On Friday 11th May Clifton House hosted a special ‘Plots and Plotters’ tour of Clifton House and Clifton Street Cemetery, looking at the radicals of Belfast in the late 1700s, in association with the Linen Hall Library to mark their 230th anniversary. Prior to the tour commencing Monica Cash, deputy librarian, presented Clifton House with a book with a rather usual connection to what was then the Belfast Poor House.
Martin Waddell, who has written under the pseudonym Catherine Sefton, had asked the library to donate an inscribed copy of his children’s Irish ghost story ‘In a Blue Velvet Dress’ to Clifton House. But what association does a children’s book written in the 1970s have to do with Clifton House? In 1970 Mr. Waddell had purchased a charming drawing of a young girl seated at a table reading a book, on the back of the portrait was a hand written ink note identifying the subject as Roseanna Gardner, who died on 16th April 1840 aged only 13 years. Roseanna had been buried in the Gardner Family Plot in Clifton Street Cemetery, opened by the Belfast Charitable Society in 1797.
The image of this young girl was the inspiration for Martin Waddell’s book which tells the story of a young bookworm who has to visit her aunt and uncle when her parents go on holiday. When she arrives she realises she is stranded with no books! A mysterious figure in a blue velvet dress appears to help her out and this mysterious friend who knows just what she needs.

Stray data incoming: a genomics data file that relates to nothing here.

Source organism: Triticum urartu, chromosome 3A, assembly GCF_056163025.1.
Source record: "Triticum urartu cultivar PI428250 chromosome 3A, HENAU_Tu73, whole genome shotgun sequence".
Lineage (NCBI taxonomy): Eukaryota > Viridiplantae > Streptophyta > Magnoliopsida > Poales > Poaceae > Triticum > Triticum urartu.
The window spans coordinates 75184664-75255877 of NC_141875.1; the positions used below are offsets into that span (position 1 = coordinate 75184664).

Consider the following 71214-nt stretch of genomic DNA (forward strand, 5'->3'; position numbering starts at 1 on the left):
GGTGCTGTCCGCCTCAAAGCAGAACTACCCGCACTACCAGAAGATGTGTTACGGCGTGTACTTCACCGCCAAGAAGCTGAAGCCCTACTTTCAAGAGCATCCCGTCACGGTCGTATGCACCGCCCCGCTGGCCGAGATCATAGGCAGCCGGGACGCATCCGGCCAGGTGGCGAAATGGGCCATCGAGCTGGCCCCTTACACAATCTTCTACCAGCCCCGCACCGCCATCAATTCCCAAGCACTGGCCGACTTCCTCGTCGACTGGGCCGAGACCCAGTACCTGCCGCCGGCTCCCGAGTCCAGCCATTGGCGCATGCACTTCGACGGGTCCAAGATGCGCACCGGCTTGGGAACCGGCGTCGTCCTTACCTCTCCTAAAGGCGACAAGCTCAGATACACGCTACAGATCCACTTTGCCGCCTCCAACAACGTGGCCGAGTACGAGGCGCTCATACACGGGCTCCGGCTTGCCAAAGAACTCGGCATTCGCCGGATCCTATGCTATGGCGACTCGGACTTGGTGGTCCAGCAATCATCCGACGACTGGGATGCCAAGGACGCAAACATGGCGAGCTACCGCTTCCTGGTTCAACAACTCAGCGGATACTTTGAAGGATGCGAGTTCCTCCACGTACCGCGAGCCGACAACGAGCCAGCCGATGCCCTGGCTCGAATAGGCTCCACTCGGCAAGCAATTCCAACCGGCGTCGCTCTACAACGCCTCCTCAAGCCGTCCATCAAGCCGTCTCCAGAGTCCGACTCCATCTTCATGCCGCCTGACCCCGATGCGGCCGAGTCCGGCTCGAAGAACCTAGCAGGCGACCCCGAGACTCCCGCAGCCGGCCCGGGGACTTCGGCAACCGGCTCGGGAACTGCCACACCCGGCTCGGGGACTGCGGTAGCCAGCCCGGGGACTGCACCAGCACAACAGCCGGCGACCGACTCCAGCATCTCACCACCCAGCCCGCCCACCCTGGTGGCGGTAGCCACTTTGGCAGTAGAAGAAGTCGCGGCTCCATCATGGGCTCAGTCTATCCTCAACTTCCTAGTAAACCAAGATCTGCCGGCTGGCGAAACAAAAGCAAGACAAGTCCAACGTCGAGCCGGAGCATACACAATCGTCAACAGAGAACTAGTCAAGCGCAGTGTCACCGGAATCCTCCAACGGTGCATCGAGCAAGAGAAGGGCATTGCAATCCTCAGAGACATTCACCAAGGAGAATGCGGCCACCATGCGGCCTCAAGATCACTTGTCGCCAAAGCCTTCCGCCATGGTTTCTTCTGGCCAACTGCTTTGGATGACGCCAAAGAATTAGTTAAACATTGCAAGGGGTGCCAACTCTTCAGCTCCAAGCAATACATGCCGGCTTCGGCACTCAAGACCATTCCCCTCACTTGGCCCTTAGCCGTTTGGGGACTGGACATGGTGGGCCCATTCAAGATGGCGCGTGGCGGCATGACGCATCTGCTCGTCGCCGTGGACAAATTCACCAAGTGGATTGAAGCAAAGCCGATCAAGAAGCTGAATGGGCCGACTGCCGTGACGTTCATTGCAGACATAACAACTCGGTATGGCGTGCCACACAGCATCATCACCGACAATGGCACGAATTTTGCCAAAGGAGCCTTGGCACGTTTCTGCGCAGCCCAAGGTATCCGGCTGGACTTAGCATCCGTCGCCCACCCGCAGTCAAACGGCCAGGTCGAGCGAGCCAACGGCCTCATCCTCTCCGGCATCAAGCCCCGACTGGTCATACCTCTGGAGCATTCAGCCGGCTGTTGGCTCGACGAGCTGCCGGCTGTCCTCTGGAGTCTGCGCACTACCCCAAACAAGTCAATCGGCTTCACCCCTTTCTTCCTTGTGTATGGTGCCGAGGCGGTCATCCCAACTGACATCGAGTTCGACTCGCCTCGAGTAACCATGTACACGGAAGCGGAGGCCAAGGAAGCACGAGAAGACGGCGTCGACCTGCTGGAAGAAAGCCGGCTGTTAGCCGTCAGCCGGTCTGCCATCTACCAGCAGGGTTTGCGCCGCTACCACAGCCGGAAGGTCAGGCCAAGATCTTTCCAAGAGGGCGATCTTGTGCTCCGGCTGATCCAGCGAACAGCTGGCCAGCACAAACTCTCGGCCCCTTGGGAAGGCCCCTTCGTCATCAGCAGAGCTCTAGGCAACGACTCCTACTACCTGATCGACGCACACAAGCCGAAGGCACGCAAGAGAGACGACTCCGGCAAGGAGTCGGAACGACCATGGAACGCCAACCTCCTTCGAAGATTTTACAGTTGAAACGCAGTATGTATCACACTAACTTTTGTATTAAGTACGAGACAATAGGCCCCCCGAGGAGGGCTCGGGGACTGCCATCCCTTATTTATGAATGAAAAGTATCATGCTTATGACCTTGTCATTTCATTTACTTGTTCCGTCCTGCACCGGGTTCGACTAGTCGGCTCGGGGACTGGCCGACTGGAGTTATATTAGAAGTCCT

Roseanna’s father, James Gardner, had a grocers in North Street in Belfast- a short walk from the Poor House. He later became a ship owner and provisions merchant in Lane, before becoming a starch manufacturer in the same street.
So it is fitting that after dying so young, that Roseanna Gardner’s memory lives on today, and now Clifton House has a beautifully inscribed copy of the book inspired by a drawing of one of the individuals who was buried in our graveyard nearly 180 years ago!